Besides being yet another immigration bill passing either body of Congress, this bill uniquely “legislates TPS” status for Venezuela outside the existing executive process. Advocates hope that strong passage in the House will encourage the Senate to act quickly, perhaps as soon as next week before August recess.   

For more on Temporary Protected Status, click here.

EB-5 Regulations Summary

Posted in Department of Homeland Security, EB-5 Program

As previously blogged (see EB-5 Regulations Published for Public Inspection), the EB-5 regulations have been published as of July 24, 2019, as final, to take effect Nov. 21, 2019.  Below is a summary of the changes that will impact the EB-5 program:

  1. Priority Date Retention: Generally, priority date retention can be retained from an approved I-526 petition if the investor needs to file a subsequent I-526 petition, even if it was a petition that was approved and then later revoked (unless revoked for fraud or a willful misrepresentation of a material fact by the investor, or if USCIS determines that the petition approval was based on a material error). However, if the petitioner uses the approved petition’s priority date to obtain conditional permanent residence, that priority date may no longer be used for subsequently filed EB-5 petitions.
  2. Increased Investment Amounts: The rule increases the minimum investment amount from $1 million to $1.8 million, which represents an adjustment for inflation from 1990 to 2015. Future inflation adjustment formulas will be based on the initial investment amount set by Congress in 1990 ($1 million). For those investors who are investing in a new commercial enterprise principally doing business in a Targeted Employment Area (TEA), the minimum investment amount will be $900,000, an increase from the original $500,000. The final rule also sets for adjustments to occur every five years.
  3. TEA Designations: The new TEA definitions clarify that any city or town with a population of 20,000 or more outside of a metropolitan statistical area (MSA) may qualify as a TEA, and substitute “contiguous” for “directly adjacent” when describing census tracts that can be added for purposes of defining a TEA (under distress criteria). This is different from the proposed rule that allowed any city or town with a population of 20,000 or more to qualify as a TEA, regardless of being in or out of an MSA. In addition, these regulations remove any mention of “geographic and political subdivisions” for special designations. DHS believes this will ensure consistency in TEA adjudications that adhere closely to congressional intent. DHS will make these designations, which eliminates the current practice of a state being able to designate certain areas as high unemployment areas.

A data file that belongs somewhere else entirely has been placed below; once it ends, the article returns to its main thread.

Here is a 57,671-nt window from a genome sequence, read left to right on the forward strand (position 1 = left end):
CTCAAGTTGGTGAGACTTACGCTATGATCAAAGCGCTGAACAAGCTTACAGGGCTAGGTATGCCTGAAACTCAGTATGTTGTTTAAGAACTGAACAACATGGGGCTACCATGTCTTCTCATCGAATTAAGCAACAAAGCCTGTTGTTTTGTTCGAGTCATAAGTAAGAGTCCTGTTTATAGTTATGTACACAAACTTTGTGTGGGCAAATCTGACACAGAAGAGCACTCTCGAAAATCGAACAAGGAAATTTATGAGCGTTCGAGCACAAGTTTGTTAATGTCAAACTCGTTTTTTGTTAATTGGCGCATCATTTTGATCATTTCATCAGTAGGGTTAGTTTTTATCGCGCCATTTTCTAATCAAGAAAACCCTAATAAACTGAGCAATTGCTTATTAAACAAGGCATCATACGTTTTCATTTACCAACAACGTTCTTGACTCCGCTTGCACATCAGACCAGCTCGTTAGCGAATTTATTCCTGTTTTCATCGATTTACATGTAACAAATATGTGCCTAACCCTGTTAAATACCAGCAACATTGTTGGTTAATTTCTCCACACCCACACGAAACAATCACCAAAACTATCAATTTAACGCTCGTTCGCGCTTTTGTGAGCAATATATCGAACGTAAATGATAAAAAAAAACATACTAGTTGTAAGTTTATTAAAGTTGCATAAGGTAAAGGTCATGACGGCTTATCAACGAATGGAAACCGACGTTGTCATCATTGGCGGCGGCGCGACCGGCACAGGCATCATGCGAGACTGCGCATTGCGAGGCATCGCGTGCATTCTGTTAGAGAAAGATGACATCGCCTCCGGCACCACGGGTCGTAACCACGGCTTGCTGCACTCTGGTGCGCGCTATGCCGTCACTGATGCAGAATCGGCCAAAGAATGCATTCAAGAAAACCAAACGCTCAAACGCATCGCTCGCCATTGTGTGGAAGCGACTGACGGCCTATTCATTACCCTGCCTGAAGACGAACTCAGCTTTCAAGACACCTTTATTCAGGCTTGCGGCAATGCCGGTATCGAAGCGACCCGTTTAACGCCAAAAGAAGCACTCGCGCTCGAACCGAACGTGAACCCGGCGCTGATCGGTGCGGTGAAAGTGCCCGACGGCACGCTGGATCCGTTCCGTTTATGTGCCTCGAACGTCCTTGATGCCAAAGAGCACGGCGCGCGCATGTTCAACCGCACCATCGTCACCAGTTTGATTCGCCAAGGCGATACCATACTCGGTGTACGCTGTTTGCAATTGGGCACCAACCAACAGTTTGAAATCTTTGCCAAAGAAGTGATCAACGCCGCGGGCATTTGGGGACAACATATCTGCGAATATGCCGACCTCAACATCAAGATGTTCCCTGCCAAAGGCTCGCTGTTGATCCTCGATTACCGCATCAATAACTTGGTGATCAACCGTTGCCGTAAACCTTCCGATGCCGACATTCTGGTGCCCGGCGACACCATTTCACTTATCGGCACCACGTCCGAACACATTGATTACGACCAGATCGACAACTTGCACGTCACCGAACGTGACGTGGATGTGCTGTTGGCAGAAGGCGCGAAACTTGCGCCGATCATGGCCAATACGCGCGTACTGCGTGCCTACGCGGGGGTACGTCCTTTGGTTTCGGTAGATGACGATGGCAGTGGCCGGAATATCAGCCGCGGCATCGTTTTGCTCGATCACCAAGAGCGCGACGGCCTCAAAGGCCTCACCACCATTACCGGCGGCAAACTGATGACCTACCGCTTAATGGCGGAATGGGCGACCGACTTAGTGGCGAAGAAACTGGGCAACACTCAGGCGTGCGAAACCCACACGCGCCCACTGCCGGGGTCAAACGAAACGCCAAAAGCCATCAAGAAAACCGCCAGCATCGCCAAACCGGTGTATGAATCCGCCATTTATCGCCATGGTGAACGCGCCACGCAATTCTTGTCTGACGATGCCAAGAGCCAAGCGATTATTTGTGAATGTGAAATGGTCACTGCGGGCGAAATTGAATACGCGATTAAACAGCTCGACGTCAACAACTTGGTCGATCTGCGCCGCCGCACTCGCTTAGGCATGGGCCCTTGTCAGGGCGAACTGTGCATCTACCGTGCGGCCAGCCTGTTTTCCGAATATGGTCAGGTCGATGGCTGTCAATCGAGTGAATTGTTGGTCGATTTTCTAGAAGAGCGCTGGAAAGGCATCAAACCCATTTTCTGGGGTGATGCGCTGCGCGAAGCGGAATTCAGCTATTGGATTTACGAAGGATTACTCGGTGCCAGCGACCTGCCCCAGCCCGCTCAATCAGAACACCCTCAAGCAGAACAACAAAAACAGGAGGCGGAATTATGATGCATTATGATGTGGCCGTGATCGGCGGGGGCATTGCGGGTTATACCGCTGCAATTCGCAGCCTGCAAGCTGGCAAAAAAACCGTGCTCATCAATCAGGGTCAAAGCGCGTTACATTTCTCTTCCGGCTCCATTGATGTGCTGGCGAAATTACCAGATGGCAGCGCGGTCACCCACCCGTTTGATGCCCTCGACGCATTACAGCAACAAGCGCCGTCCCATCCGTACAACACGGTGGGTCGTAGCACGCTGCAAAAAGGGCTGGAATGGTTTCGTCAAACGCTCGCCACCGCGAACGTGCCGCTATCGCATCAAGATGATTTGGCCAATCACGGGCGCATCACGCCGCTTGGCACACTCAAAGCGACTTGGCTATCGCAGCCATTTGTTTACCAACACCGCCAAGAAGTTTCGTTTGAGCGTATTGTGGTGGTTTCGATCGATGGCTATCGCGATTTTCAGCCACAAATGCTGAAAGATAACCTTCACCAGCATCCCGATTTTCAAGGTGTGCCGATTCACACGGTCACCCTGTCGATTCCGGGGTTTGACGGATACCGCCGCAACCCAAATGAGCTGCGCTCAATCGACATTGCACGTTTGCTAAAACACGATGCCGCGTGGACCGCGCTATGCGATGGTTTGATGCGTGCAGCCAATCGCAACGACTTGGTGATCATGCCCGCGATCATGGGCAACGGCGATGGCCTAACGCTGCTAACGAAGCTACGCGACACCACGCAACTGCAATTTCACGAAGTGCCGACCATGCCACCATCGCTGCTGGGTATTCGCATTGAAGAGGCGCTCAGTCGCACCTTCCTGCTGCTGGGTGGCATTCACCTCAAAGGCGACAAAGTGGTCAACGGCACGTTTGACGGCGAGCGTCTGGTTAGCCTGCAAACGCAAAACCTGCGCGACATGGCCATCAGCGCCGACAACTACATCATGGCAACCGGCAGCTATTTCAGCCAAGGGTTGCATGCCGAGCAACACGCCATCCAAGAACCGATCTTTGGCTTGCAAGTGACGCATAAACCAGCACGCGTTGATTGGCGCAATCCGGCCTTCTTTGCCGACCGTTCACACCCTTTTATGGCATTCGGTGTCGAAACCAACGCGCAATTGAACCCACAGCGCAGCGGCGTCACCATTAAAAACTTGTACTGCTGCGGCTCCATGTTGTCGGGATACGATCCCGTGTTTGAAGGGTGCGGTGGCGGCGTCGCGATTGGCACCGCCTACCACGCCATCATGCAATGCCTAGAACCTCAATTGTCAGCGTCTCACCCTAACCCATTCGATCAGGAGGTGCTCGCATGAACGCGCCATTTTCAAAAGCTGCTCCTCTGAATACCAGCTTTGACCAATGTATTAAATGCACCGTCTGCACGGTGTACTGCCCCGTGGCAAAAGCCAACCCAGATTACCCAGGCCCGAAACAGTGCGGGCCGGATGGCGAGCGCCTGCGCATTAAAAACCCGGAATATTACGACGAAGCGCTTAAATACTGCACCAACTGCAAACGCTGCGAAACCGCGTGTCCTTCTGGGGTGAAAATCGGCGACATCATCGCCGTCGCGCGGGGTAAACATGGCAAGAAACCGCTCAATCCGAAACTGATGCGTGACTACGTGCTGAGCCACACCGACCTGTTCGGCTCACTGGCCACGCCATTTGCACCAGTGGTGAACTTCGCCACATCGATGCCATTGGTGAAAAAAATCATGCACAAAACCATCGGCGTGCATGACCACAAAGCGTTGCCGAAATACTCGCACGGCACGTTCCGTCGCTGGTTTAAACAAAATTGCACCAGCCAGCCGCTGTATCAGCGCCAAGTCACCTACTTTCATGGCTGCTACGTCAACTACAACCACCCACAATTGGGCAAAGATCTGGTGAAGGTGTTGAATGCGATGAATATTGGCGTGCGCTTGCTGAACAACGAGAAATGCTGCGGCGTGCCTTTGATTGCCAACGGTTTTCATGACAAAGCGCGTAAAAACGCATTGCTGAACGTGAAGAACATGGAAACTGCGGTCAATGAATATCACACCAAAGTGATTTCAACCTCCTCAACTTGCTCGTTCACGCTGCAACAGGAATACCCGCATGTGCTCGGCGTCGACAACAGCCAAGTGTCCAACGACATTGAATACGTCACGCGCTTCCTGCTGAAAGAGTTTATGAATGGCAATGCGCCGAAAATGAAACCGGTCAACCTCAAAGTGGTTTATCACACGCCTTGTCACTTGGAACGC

4. Removal of Conditions: If derivative family members were not included in the petition to remove conditions, they must separately file their own petitions to remove the conditions on their permanent residence. This also includes a provision where the following individuals may be included in the investor’s petition or each file a separate petition: 1) a child who has reached the age of 21 or who married during the conditional permanent residence period; or 2) a former spouse who became divorced during this  period. If the investor dies, the spouse and children may file separate petitions or be included in one petition.
  5. For pending petitions on or after the effective date: DHS will not deny the petition if the project documents are amended to meet the new criteria.

GT will continue to monitor the activities relating to these published regulations. If you have any questions, please contact your GT attorney.

New EB-5 Regulations: Winners and Losers

Posted in Department of Homeland Security, EB-5 Program

After years of delay the Obama-era EB-5 immigration regulations were published on July 24, 2019. You can find a copy of the regulations at this link. You can also find a summary of them here. The regulations only apply to those who file their I-526 Petitions on or after Nov. 21, 2019. Without further ado, below are some winners and losers of the new regulations.

Those who will lose out with the new regulations